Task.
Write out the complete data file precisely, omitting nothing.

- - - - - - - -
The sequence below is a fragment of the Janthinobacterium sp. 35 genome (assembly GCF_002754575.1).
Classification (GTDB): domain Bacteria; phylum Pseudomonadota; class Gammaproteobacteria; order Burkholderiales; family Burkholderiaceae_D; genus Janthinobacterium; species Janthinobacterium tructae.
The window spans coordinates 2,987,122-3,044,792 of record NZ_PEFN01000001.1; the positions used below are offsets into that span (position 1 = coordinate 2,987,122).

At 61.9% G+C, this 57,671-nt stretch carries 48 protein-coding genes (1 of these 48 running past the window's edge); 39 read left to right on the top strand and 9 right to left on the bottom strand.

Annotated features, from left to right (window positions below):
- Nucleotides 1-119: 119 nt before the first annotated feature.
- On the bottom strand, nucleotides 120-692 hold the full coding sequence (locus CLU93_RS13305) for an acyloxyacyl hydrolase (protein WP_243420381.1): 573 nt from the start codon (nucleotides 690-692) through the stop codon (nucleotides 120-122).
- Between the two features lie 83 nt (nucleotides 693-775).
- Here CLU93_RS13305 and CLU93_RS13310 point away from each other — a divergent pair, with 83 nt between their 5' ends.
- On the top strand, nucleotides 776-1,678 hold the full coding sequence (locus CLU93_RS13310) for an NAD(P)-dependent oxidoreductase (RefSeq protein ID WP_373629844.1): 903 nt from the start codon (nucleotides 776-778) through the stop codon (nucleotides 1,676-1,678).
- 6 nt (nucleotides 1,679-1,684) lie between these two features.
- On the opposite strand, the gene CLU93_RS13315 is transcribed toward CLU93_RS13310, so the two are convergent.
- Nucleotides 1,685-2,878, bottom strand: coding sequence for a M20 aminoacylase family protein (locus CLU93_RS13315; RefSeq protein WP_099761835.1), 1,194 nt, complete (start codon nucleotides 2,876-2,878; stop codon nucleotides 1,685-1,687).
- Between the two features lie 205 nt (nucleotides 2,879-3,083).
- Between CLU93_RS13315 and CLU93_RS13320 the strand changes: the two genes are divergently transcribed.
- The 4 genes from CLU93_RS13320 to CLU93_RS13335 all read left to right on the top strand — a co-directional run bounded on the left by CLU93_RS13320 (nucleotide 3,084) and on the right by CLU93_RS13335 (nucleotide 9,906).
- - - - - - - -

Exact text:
The sequence below is a fragment of the Janthinobacterium sp. 35 genome (assembly GCF_002754575.1).
Classification (GTDB): domain Bacteria; phylum Pseudomonadota; class Gammaproteobacteria; order Burkholderiales; family Burkholderiaceae_D; genus Janthinobacterium; species Janthinobacterium tructae.
The window spans coordinates 2,987,122-3,044,792 of record NZ_PEFN01000001.1; the positions used below are offsets into that span (position 1 = coordinate 2,987,122).

At 61.9% G+C, this 57,671-nt stretch carries 48 protein-coding genes (1 of these 48 running past the window's edge); 39 read left to right on the top strand and 9 right to left on the bottom strand.

Annotated features, from left to right (window positions below):
- Nucleotides 1-119: 119 nt before the first annotated feature.
- On the bottom strand, nucleotides 120-692 hold the full coding sequence (locus CLU93_RS13305) for an acyloxyacyl hydrolase (protein WP_243420381.1): 573 nt from the start codon (nucleotides 690-692) through the stop codon (nucleotides 120-122).
- Between the two features lie 83 nt (nucleotides 693-775).
- Here CLU93_RS13305 and CLU93_RS13310 point away from each other — a divergent pair, with 83 nt between their 5' ends.
- On the top strand, nucleotides 776-1,678 hold the full coding sequence (locus CLU93_RS13310) for an NAD(P)-dependent oxidoreductase (RefSeq protein ID WP_373629844.1): 903 nt from the start codon (nucleotides 776-778) through the stop codon (nucleotides 1,676-1,678).
- 6 nt (nucleotides 1,679-1,684) lie between these two features.
- On the opposite strand, the gene CLU93_RS13315 is transcribed toward CLU93_RS13310, so the two are convergent.
- Nucleotides 1,685-2,878, bottom strand: coding sequence for a M20 aminoacylase family protein (locus CLU93_RS13315; RefSeq protein WP_099761835.1), 1,194 nt, complete (start codon nucleotides 2,876-2,878; stop codon nucleotides 1,685-1,687).
- Between the two features lie 205 nt (nucleotides 2,879-3,083).
- Between CLU93_RS13315 and CLU93_RS13320 the strand changes: the two genes are divergently transcribed.
- The 4 genes from CLU93_RS13320 to CLU93_RS13335 all read left to right on the top strand — a co-directional run bounded on the left by CLU93_RS13320 (nucleotide 3,084) and on the right by CLU93_RS13335 (nucleotide 9,906).